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Ethylene Oxide in Utah

Ethylene Oxide (EtO) is an air toxic pollutant of emerging concern. At typical ambient concentrations, EtO is an odorless and colorless gas that is used in the sterilization of materials, such as medical equipment and spices. EtO is also an ingredient in chemical products, such as antifreeze, textiles, plastics, detergents and adhesives. EtO inhalation can contribute to increased cancer risk, with the the Environmental Protection Agency (EPA) reassessing the carcinogenicity of EtO in 2016, and increasing its toxicity value by 60 times for children and 30 times for adults.

Summary of Ethylene Oxide (EtO) Study

DAQ was awarded funding through the EPA Community Air Toxics Ambient Monitoring grant to determine ambient EtO levels and their associated health risk near the two medical sterilization facilities in Utah, both of which are located in Salt Lake County.

The planned study had three main objectives:

  1. Determine how EtO levels change across Salt Lake County by collecting ambient silonite canisters at strategic locations near the facilities and at background sites. 16 sampling sites (11-12 near facilities and 4-5 background) were selected.
  2. Determine seasonal differences in EtO concentrations by sampling during the wintertime and summertime. Samples were collected once every three days for eight weeks in both seasons.
  3. Assess health risk from EtO exposure using a variety of HEM-3 model simulations, and by comparing modeled to measured ambient concentrations.

Summary of study findings

EtO measured near facilities was higher than EtO measured at background sites or further from the facilities. EtO concentrations were greater in the summer than in the winter. Background EtO concentrations are highly variable, and more work is needed to understand what might be impacting these background concentrations. Modeled and measured concentrations of EtO showed consistent spatial variation. Modeled lifetime cancer risk was greater close to the facilities. Ambient measurements were all well below levels that would be of concern for an immediate health risk.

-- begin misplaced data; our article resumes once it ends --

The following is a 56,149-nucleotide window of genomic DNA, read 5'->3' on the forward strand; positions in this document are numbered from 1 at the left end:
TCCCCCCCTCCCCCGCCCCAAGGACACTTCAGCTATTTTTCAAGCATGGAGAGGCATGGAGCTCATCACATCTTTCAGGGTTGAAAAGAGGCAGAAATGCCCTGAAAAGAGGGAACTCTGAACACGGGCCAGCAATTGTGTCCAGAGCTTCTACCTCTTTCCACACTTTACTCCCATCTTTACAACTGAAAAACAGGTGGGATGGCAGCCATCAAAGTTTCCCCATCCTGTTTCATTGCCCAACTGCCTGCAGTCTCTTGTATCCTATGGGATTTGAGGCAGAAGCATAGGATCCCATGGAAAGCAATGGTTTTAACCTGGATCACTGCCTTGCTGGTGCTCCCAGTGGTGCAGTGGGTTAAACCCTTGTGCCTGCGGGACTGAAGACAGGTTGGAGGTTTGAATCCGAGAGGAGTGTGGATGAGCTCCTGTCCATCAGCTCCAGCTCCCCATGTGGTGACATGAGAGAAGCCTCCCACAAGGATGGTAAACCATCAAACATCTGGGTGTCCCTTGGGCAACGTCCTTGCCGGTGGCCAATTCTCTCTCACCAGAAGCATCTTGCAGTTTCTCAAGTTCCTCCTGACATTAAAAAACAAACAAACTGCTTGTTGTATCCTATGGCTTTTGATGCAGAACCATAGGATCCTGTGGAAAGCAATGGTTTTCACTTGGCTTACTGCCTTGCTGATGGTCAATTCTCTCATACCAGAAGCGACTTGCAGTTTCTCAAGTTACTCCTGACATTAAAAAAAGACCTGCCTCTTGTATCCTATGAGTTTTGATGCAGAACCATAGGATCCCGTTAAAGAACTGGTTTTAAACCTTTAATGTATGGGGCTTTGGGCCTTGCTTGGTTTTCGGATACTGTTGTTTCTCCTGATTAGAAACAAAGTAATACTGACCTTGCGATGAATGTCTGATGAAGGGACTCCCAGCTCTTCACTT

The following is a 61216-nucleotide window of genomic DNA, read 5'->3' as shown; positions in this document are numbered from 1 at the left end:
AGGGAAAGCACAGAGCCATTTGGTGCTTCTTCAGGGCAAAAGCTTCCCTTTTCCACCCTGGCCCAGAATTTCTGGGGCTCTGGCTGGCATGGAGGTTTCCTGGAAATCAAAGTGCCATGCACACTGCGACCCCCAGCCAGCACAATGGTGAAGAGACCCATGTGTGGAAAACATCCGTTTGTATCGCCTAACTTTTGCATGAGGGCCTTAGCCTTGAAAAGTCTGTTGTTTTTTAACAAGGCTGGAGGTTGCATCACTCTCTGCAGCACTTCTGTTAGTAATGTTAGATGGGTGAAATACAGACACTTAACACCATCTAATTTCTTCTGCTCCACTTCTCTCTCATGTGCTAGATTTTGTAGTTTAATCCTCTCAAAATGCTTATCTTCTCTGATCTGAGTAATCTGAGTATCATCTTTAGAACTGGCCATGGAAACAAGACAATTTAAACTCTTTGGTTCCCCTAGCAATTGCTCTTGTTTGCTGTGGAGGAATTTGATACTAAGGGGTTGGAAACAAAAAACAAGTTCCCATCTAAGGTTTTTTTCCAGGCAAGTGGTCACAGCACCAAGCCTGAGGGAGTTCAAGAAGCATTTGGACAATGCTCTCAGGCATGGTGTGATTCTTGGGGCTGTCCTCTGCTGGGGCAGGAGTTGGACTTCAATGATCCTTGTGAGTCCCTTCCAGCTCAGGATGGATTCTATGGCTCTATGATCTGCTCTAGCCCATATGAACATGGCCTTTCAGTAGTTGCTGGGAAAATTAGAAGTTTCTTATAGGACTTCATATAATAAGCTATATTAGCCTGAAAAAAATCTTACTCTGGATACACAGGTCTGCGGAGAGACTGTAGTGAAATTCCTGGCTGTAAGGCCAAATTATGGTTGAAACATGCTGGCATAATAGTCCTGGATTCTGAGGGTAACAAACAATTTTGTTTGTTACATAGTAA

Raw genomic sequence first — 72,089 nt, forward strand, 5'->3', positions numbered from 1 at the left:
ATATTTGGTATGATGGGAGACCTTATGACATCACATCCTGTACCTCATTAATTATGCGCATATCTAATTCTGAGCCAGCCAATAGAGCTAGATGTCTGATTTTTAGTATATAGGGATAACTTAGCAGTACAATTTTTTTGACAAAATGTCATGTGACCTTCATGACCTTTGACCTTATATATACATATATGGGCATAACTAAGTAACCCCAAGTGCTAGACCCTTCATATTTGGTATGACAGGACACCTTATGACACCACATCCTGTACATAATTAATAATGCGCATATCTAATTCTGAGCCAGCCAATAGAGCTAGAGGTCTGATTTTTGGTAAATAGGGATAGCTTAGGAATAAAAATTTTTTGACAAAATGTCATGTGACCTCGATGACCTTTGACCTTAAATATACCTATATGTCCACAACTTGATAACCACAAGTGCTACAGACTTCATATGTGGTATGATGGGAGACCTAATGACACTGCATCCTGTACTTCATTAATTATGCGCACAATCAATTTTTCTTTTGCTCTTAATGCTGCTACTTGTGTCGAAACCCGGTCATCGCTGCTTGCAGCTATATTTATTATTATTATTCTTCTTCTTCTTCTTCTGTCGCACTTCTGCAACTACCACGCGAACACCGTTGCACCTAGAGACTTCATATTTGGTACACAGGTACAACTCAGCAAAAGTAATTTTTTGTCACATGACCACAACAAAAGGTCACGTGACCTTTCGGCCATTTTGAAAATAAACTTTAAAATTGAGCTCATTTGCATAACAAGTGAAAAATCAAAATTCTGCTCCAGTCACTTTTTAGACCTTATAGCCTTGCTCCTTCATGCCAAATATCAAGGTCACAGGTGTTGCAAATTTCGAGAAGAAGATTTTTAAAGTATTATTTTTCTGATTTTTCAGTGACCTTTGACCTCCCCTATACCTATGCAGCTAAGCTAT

The full final report is available below.

What’s next?

Both BD Medical and Sterigenics are in the process of installing controls to limit their EtO emissions. EPA is also updating EtO emissions regulations that should reduce EtO emissions from sterilization facilities. Using funding from a newly-awarded EPA grant, DAQ will continue monitoring EtO levels.


Related Project Lists

Read more about EPA’s risk analysis in Sandy Utah.

What is ethylene oxide and what are its uses?

Ethylene oxide is a gas used to sterilize equipment that cannot be sterilized by steam, such as medical and dental devices. It is also used to make chemicals for the manufacturing of everyday products, including antifreeze, textiles, plastics, detergents and adhesives.

Ethylene oxide in outdoor air can have various sources, including industrial facilities such as chemical manufacturers and sterilizers. It is also listed by the EPA as one of 187 “Hazardous Air Pollutants,” which are pollutants known or suspected to cause cancer or other serious health effects.

What is a safe level of ethylene oxide?

The Clean Air Act requires the EPA to regulate “Hazardous Air Pollutants” (HAPs), also known as air toxics. Rather than setting ambient air standards, which are limits on the amount of a pollutant that is allowed in outdoor air, HAPs emissions are capped for industrial sources directly. Conducting measurements along with a health risk assessment are the best approaches to assess if additional controls on ethylene oxide emissions are needed.

Read the EPA FAQ to learn more.


Rachel Edie
(385) 306-6502

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